By ERIC A. HOWALD
Of the Keizertimes
On Aug. 21, a total solar eclipse will pass over the breadth of the United States for the first time since 1918. While the ease with which we access information now allows us remove the mystique from celestial events. That wasn’t always the case.
In preparation for the eclipse, the Keizertimes is taking a periodic looks at the significance of eclipses and the evolving ways humans view them. We’re starting by looking way back.
Our ancestors blamed everything from demons to animals to wars between heavenly bodies as the cause for eclipses of all types. The paths the moon and sun traveled – as well as their seeming convergence – worked it’s way into mythology and legend from many cultures.
The Lord of Hanh’s Troublemaking Frog
In Vietnamese culture, eclipses were attributed to pet of the Lord of Hanh. According to legend, a giant frog tried to escape his master when the neighboring lord would fall asleep.
The frog would try to swallow the moon and could only be forced to cough it back up by the Lord of Hanh himself.
The ladies of the moon would rush to wake the Lord of Hanh from his slumber, which is why young Vietnamese women would beat rice bowls with pestles to summon him when eclipses occurred.
Korean cultural eclipse myths took a different spin on this tale in which fire dogs, called Bul-Gae, were sent to chase down the sun and moon. When they caught their prey, the sun was too hot and the moon too cold to hold for long. Animals swallowing or blotting out the sun during eclipses are frequent imagery in eclipse lore.
A Grotesque Punishment
In some Hindu cultures, the solar eclipse has a bloody origin. Based on a Hindu epic, trickster Kala Rau disguises himself to take a drink of an immortality elixir at a banquet of the gods.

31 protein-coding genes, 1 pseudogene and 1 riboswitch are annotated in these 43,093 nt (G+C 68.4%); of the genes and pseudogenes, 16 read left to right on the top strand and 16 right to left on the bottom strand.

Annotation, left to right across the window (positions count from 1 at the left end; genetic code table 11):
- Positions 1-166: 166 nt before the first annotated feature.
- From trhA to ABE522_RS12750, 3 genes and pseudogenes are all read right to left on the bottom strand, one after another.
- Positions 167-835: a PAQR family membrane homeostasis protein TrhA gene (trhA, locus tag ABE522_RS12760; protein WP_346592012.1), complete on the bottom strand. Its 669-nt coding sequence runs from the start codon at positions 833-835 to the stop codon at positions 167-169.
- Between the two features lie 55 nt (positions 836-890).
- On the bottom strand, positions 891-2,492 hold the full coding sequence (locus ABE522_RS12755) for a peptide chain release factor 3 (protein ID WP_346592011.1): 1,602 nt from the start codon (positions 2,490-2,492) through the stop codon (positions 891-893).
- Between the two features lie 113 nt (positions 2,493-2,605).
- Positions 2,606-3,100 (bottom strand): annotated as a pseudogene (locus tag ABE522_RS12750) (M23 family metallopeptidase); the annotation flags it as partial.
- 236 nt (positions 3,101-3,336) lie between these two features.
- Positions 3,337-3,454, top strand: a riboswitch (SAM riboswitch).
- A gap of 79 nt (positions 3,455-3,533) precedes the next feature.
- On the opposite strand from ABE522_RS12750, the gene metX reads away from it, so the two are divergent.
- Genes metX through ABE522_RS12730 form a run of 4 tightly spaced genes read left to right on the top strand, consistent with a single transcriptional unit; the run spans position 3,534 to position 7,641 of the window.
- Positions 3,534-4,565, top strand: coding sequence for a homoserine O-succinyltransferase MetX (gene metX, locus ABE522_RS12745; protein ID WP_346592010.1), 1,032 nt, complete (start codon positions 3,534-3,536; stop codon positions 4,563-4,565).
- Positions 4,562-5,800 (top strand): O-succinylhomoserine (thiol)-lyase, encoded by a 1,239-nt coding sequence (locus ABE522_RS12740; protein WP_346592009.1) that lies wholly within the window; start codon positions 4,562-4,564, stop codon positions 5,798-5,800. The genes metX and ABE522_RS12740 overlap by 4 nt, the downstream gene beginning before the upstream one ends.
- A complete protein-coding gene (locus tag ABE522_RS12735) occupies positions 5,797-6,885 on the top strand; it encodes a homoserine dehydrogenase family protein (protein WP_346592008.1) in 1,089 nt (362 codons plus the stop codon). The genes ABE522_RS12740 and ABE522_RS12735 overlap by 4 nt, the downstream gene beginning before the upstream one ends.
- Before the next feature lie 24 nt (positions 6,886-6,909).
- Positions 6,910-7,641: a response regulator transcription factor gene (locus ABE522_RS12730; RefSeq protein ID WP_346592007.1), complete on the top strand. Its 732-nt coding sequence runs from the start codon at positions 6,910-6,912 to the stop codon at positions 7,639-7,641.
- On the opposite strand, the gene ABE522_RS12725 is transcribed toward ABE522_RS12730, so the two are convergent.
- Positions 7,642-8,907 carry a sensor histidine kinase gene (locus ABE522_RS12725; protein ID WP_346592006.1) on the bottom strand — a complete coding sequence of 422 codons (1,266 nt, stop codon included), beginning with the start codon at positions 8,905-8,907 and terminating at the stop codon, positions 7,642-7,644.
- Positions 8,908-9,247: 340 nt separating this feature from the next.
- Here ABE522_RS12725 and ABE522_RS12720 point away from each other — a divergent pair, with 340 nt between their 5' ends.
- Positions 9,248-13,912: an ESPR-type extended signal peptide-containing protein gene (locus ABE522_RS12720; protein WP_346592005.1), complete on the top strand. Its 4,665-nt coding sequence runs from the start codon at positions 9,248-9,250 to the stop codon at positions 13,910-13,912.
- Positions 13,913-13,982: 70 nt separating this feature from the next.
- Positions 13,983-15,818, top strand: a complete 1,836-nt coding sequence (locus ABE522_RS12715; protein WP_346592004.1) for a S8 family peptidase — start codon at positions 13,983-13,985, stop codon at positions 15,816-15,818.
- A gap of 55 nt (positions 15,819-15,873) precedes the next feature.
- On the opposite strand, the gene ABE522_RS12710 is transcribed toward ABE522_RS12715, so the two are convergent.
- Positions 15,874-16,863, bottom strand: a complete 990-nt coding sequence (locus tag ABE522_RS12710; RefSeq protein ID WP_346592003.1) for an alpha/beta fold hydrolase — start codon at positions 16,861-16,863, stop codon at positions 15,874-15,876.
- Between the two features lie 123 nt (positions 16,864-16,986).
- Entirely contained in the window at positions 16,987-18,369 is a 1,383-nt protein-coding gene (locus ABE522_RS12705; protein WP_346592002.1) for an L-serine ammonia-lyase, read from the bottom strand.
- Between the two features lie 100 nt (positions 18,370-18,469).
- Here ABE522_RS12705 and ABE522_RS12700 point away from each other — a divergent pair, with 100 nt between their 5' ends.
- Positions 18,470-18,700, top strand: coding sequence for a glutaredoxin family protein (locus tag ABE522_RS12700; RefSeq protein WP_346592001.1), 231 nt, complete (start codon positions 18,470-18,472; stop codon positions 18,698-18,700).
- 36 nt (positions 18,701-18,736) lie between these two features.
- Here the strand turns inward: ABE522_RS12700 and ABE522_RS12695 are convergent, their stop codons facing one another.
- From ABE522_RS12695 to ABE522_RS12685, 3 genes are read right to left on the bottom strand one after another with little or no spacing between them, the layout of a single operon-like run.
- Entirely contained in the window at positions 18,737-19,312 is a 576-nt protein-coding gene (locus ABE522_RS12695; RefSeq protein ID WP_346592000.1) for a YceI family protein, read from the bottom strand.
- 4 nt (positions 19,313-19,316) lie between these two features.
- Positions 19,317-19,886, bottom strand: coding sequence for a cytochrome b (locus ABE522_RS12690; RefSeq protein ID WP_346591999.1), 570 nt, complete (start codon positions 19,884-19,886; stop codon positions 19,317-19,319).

However Vishnu, one of the supreme deities of Hinduism, is aware of the deception and decapitates Kala Rau before he is able to swallow leaving his head immortal while his body dies.
Ever since, Kal Rau’s head has chased the sun and moon across the heavens. When his head catches up, he eats them, but the sun and moon reappear after passing through his throat.
Heads Will Roll
In Chinese legend, two royal astrologers were tasked with studying the heavens for omens.
It was thought that eclipses were a dragon swallowing the sun and only through the actions of man – including archers firing in the direction of the sun and drummers beating their instruments – could it be scared off.
When an eclipse escaped the astrologers’ projections, preventing the dragon-deterring rituals from taking place, the pair was beheaded. However, the lasting effect was subsequent Chinese astrologers taking the issue to heart and calculating eclipse events in greater detail than many cultures had before them.
While eclipses were rarely viewed as good omens, there were some cultures that found hope in their passing.
According to the legends of the Batammaliba people in Benin, West Africa, the sun represented the creator God Kiuya, who had left earth for the heavens.
When the people of earth began quarreling amongst themselves, and the resentments eventually reached the heavens causing the sun and moon to battle. The people began making offerings to Kiuya and the darkness subsided but, feeling the need to further appease the heavens, also made offering of peace to their neighbors.
In this way, eclipses came to be viewed as a sign of the need for peacemaking.
Keizertimes intern Emily Dolph contributed to the reporting in this article.
By HERB SWETT
Of the Keizertimes
The dropout problem, especially involving African-American students, took up much of Salem-Keizer School Board meeting Tuesday, Feb. 14.
While it was not an action item, the board heard several comments from the audience, largely calling for the Community School Outreach Coordinator to expand from its focus on English Language learners to become involved with the problems of black students.
“We need to institutionalize support for African-American students,” was one of the comments from Phil Decker of Salem, principal of Four Corners Elementary School.
Benny Williams of Salem, president of the Salem-Keizer branch of the National Association for the Advancement of Colored People, said the district was making progress “but at a snail’s pace.” He observed that dropouts occur because students feel disengaged.
Will Collins of Salem, a classified employee and former student of the district, who has a minority background, said the disengagement led to his absentees and suspension.
On a related matter, several representatives of the Salem-Keizer Education Association spoke of the SKEA’s affirmation that it is an inclusive union whose objective is to protect all students’ rights. One of them noted that Oregon leads the United States in per capita hate incidents.
In other business, the board approved several grants, the largest of which was $2,408,849 from the Oregon Department of Education to ensure that students in schools with high percentages of poverty meet the challenging state academic standards.